Tests on animals with primary hyperparathyroidism will show an abnormally high level of calcium in the blood. Other tests can be performed to determine phosphorus and parathyroid hormone levels. Because abnormally high levels of calcium in the blood may be associated with many other diseases, an animal must be thoroughly examined before confirming a diagnosis of primary hyperparathyroidism.
The goal of treatment is to eliminate the source of excessive parathyroid hormone production. If a tumor is causing the increased parathyroid hormone levels, it must be removed. However, removing the source of the increased hormone production results in a rapid decrease in circulating hormone levels. Calcium levels can drop below normal within 12 to 24 hours after surgery, so the veterinarian must monitor levels closely and correct them if needed. If high levels of calcium persist a week or longer after surgery or recur after initial improvement, a second tumor or the spread of cancer from a malignant tumor may be causing the problem.
Hyperparathyroidism due to Kidney Disease
Hyperparathyroidism can be a complication of longterm kidney disease or kidney failure characterized by increased levels of parathyroid hormone. This type is more common than primary hyperparathyroidism (see Bone, Joint, and Muscle Disorders of Dogs: Primary Hyperparathyroidism). With progressive kidney disease, excess phosphate in the blood lowers calcium levels. The lowered calcium level in turn triggers an increase in parathyroid hormone levels. In addition, the kidneys are necessary to produce the active form of vitamin D (calcitriol). Too little calcitriol leads to further increases in parathyroid hormone levels.
Signs of hyperparathyroidism caused by kidney disease include the most common signs of kidney malfunction (vomiting, dehydration, excessive thirst and urination, and depression). Physical changes to the skeleton vary with the level of kidney malfunction from minor to severe. Severely defective fibrous bone formation may accompany advanced kidney failure. Excessive growth or thickening of bone tissue, such as facial swelling, may be seen in younger dogs.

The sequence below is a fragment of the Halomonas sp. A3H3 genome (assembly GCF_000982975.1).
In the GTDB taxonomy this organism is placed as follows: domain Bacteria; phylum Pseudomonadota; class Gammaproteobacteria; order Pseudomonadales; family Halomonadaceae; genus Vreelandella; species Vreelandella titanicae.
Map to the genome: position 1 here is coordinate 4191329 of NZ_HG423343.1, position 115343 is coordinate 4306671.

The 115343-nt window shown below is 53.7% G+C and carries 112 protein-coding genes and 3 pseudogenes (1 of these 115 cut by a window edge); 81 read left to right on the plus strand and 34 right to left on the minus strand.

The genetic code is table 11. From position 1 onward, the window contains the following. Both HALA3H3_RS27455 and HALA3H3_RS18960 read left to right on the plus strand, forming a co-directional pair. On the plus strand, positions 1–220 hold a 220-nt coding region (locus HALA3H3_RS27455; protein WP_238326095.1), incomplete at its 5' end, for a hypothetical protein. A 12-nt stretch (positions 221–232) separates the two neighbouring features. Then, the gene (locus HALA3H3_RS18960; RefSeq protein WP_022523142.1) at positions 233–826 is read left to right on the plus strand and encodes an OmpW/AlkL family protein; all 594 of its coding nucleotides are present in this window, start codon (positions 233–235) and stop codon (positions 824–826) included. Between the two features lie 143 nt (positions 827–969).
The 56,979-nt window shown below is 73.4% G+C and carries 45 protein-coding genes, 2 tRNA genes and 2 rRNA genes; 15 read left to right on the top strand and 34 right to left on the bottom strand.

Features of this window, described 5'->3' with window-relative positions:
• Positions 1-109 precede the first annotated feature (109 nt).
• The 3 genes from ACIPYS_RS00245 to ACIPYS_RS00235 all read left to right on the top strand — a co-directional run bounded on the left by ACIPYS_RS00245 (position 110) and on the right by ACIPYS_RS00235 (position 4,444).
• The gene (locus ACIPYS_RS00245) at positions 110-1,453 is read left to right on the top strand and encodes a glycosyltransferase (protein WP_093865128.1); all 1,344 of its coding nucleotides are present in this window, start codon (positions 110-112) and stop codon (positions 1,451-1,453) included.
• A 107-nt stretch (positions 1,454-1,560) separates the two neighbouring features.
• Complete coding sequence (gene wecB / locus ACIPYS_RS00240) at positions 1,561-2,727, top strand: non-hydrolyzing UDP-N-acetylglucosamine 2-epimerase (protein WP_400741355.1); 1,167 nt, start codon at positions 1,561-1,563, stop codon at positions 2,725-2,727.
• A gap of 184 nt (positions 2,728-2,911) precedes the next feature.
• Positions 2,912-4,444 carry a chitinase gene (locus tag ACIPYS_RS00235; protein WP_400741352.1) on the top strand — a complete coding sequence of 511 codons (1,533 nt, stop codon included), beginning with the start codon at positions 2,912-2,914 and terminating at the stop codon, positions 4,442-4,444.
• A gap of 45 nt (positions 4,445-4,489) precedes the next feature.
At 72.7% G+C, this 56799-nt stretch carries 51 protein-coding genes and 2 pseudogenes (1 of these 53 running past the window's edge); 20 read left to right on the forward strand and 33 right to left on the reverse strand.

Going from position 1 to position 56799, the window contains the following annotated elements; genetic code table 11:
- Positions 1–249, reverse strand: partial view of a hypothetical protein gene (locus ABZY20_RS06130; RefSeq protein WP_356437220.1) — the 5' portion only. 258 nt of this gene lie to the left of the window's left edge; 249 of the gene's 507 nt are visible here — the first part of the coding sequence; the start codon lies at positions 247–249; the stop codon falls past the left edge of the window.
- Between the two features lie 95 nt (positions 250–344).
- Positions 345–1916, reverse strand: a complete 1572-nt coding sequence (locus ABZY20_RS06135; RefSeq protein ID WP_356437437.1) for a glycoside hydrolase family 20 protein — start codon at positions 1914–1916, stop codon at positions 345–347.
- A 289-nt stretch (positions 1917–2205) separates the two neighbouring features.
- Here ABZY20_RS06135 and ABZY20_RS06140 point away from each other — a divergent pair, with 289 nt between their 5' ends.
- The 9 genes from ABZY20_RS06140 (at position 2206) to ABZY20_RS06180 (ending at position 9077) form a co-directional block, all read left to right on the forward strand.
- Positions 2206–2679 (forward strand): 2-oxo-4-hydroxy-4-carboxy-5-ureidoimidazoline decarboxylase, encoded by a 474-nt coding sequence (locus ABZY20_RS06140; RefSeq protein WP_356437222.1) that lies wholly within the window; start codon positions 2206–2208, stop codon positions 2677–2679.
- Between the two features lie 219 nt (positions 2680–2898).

While the entire skeleton may be affected, more dramatic changes are visible in the bones of the skull, particularly in the jaw. Jawbones become softened and pliable (known as “rubber jaw” syndrome). During early stages, the teeth may loosen and fall out, or interfere with chewing. The condition may prevent the proper closure of the jaw, resulting in drooling and causing the dog's tongue to stick out. Long bones are less dramatically affected, but lameness, stiff gait, and fractures after minor trauma may occur.
This type of hyperparathyroidism is diagnosed when laboratory test results show abnormalities consistent with kidney malfunction. Lab work will also reveal increased levels of parathyroid hormone in the blood.
Treatment options include modifying the diet, supplementing it with active vitamin D (calcitriol), and giving medication that binds phosphate. Any underlying kidney disease must be managed as well. Prescription diets with restricted dietary phosphorus are available. Your veterinarian can give you specific recommendations for proper treatment options for your pet. Be sure to follow those recommendations and any prescriptions precisely as directed.
In hypoparathyroidism (see Hormonal Disorders of Dogs: Hypocalcemia), either lower than normal amounts of parathyroid hormone are secreted or the hormone secreted is unable to function normally. This, in turn, affects the levels of calcium and phosphorus. Smaller breeds such as Miniature Schnauzers are particularly susceptible, but other breeds may be affected.
Various disorders can disable the secretion of parathyroid hormone. The parathyroid glands may be damaged or inadvertently removed during thyroid surgery. If adequate tissue remains, however, glands will often regenerate following damage, eliminating the signs.
Affected dogs are restless, nervous, and unable to control muscle movements. They may appear weak and have intermittent tremors that become convulsions. Longterm hypoparathyroidism can also cause abnormal hardening of certain parts of the body (such as ligaments), decreased mental function, cataracts, and reduction in bone volume.
To diagnose this disorder, a veterinarian will look for signs and the results of laboratory tests. Blood tests may show lowered calcium levels and higher than normal phosphorus levels. How well an animal responds to treatment may affect the diagnosis.
The prolonged contraction of muscles should be treated initially by restoring blood calcium levels to near normal. A veterinarian can accomplish this by giving calcium gluconate through the vein. Longterm maintenance of blood calcium levels is necessary if parathyroid hormone secretion is impaired. This can be attempted with a diet high in calcium, low in phosphorus, and supplemented with calcium and vitamin D3. Your veterinarian will be able to advise you as to the appropriate treatment options.
Last full review/revision July 2011 by Russell R. Hanson, DVM, DACVS, DACVECC; Dale A. Moore, MS, DVM, MPVM, PhD; Joerg A. Auer, DrMedVet, Dr h c, MS, DACVS, DECVS; Joseph Harari, MS, DVM, DACVS; Sheldon Padgett, DVM, MS, DACVS